• Hey! I just COSed from Namibia and am traveling through Kenya at the end of February with another RPCV. We would really like to visit some PCV sites so if you or another current volunteer can host us that would be amazing! Please email me at heather.e.reese@gmail.com if you can help us out. Thanks!

  • Hi Paul,
    Have you been in Kenya for a whole year yet? The reason for my asking, is that I would like to visit the Mt Kenya area of Kenya and I thought with you being there, you could provide first hand knowledge of how the weather is there at various times of the year. Any info you can give is appreciated. I hope this isn`t an imposition for you.

    Thanks,

    John

    • Haven’t been to the mountain yet. The only weather I now is coastal weather, which is hot and humid, REALLY hot and humid, and occasionally hot and humid and raining.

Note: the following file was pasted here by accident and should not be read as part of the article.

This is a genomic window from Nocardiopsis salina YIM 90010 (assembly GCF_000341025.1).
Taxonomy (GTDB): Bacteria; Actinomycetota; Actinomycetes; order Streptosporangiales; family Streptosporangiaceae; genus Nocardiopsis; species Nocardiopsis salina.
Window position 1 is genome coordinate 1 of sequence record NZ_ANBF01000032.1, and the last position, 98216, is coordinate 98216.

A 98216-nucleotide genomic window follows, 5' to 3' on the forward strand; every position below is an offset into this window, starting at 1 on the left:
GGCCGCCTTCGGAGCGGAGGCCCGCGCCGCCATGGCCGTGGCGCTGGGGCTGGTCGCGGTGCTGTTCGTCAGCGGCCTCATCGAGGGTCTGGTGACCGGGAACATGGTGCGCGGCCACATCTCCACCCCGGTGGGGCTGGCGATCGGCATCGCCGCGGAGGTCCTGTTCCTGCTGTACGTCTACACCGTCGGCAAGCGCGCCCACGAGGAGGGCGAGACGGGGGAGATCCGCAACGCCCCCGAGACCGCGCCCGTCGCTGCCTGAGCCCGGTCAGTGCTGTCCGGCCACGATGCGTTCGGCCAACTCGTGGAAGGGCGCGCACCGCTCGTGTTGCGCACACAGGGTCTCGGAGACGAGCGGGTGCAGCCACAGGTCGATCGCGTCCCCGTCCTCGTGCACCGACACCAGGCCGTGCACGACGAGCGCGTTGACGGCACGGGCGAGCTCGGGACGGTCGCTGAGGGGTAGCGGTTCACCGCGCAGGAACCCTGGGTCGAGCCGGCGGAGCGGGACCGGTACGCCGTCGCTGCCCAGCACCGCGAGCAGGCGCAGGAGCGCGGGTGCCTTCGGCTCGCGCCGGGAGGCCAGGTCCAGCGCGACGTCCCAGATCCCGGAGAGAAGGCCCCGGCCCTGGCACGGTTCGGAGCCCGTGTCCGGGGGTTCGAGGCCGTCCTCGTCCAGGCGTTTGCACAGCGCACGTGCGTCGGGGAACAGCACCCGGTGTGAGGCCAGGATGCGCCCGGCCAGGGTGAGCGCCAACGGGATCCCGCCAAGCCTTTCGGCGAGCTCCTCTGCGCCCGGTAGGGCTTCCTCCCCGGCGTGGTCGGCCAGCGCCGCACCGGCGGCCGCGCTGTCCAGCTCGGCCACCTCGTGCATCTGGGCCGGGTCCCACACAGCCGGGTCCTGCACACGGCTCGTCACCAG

Fightin’ words

The strike is on and we shall not relent until the Government gives us our demands 100 per cent. The Government must prepare for the mother of all strikes. Learning will be paralysed everywhere in the country.
-Kenya National Union of Teachers (Knut) Chairman George Wesonga

As always, the boldface emphasis is mine.
Source: http://www.eastandard.net/InsidePage.php?id=1144004398&cid=4

So tomorrow it looks like, instead of teaching, I’ll be using my brand new iron and ironing board to smooth out wrinkles!  Hm, it’s hard to get too excited about it.  Well, on a related note, I promised some pictures, and since today was laundry day, you get to see some wet clothes. (They’re still drying outside.)

First, the setting: my courtyard.  The entry gate on the right, choo/bathroom doorway in the center, and the door to my home is on the left.  The green bucket on the ground is my bathtub.  Yes, it’s a glamorous life here in Kenya.

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Three hours worth of laundry: enough to make nudism seem tempting.

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This spider was not very happy that I took over his courtyard.  Cool yellow spots though.